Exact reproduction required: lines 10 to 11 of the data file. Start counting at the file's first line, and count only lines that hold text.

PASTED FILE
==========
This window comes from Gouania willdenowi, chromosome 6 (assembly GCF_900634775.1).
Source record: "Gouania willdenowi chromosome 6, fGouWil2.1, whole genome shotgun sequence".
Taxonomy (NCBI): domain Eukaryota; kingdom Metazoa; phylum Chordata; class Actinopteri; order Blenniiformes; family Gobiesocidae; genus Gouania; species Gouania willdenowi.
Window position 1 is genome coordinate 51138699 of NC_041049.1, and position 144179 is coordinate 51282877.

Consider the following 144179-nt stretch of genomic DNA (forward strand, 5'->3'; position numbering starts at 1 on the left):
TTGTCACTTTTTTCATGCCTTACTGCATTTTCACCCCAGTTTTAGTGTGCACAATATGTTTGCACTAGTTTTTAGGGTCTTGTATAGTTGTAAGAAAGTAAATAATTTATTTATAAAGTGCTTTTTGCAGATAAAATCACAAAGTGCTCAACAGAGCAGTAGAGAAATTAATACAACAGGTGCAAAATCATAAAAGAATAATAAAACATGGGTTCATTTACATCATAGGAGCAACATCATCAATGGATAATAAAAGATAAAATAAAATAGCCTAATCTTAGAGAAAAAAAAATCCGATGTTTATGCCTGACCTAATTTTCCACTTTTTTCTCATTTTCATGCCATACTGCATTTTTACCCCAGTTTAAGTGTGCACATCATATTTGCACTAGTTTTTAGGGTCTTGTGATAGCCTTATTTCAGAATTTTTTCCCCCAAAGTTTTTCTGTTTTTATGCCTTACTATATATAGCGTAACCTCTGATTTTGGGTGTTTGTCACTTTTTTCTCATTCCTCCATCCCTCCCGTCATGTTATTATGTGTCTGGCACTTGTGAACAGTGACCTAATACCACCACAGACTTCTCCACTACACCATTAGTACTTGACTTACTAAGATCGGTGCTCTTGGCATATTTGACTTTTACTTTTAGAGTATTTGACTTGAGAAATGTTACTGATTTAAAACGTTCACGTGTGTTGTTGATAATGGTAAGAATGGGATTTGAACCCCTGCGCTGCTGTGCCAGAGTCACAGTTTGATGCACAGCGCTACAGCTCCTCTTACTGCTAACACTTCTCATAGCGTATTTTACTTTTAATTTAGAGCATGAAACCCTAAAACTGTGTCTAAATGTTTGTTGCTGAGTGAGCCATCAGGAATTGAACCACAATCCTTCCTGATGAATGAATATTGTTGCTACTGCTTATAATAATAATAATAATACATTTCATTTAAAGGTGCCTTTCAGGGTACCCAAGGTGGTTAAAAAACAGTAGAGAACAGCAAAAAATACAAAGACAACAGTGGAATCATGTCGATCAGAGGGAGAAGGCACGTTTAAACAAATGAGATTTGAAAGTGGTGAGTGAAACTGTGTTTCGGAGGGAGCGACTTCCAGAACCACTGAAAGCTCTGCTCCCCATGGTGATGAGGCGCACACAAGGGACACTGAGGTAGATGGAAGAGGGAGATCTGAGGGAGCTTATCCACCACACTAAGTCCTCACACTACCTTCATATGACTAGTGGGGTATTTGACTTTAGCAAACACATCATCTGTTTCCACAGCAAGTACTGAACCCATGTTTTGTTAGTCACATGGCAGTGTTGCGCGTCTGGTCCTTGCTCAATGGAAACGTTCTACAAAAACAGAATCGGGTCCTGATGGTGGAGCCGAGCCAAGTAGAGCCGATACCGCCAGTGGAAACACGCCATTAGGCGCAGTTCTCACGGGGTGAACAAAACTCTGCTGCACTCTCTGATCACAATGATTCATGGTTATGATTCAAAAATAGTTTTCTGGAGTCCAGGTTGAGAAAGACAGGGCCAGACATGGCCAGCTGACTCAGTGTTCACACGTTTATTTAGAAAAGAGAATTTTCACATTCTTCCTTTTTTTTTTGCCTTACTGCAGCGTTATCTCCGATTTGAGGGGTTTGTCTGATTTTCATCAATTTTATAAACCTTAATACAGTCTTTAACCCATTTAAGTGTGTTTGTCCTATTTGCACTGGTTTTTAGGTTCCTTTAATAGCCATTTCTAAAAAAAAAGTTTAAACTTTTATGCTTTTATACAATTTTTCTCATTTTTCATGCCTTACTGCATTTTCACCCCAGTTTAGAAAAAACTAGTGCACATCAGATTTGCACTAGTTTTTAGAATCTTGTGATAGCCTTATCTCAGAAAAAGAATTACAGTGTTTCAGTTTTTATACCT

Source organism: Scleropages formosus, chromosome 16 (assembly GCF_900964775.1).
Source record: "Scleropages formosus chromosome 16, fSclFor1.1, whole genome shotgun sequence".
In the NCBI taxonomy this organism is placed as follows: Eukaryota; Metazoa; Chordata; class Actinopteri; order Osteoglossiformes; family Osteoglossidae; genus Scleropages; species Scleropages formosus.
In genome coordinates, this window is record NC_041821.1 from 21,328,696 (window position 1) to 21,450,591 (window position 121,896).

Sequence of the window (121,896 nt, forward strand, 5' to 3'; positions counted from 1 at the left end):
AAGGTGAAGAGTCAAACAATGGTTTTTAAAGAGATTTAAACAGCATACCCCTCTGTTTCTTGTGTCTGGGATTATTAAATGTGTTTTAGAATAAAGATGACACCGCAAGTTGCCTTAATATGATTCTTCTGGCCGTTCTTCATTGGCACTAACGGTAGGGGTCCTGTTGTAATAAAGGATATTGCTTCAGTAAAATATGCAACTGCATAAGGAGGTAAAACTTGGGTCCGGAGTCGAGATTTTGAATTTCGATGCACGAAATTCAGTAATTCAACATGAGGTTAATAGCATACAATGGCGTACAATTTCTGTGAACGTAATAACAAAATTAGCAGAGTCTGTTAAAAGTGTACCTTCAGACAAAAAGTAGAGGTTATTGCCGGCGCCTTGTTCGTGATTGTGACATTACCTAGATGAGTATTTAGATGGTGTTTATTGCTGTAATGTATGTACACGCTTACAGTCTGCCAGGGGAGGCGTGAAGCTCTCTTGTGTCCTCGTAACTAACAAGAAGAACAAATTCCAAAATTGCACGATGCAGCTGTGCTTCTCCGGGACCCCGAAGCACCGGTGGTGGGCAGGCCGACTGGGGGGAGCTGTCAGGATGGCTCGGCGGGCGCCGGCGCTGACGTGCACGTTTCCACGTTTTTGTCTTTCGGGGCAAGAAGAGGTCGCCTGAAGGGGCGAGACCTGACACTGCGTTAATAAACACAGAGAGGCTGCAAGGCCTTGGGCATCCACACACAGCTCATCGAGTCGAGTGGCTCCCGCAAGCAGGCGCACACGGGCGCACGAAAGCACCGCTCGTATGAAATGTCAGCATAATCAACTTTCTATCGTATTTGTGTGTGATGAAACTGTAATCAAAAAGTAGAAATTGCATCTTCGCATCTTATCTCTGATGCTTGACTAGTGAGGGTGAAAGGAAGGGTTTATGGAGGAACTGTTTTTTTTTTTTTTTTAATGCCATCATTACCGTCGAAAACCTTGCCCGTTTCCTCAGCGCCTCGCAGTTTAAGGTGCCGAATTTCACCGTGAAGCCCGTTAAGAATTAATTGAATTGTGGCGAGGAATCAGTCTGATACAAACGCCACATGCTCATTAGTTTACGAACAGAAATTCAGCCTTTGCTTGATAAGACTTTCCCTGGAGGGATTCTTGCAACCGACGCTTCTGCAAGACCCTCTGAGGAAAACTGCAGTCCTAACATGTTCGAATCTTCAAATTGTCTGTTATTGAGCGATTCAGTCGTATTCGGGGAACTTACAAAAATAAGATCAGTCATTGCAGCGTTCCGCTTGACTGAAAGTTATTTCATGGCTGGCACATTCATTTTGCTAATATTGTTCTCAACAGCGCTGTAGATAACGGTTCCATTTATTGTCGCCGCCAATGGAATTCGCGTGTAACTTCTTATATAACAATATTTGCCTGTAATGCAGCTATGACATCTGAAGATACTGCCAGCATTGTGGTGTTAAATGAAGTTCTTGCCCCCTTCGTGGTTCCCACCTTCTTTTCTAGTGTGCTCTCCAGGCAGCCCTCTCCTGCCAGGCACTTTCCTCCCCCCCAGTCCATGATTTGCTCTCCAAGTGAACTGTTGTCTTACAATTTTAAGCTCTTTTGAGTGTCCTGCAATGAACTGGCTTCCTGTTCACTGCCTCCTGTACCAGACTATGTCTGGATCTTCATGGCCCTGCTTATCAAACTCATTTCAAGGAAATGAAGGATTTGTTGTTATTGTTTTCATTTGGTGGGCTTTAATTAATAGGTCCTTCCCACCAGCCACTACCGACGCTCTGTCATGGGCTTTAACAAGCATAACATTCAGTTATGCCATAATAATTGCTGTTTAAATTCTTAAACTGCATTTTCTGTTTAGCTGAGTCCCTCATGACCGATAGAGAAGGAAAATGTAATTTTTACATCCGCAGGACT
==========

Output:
In genome coordinates, this window is record NC_041821.1 from 21,328,696 (window position 1) to 21,450,591 (window position 121,896).

Sequence of the window (121,896 nt, forward strand, 5' to 3'; positions counted from 1 at the left end):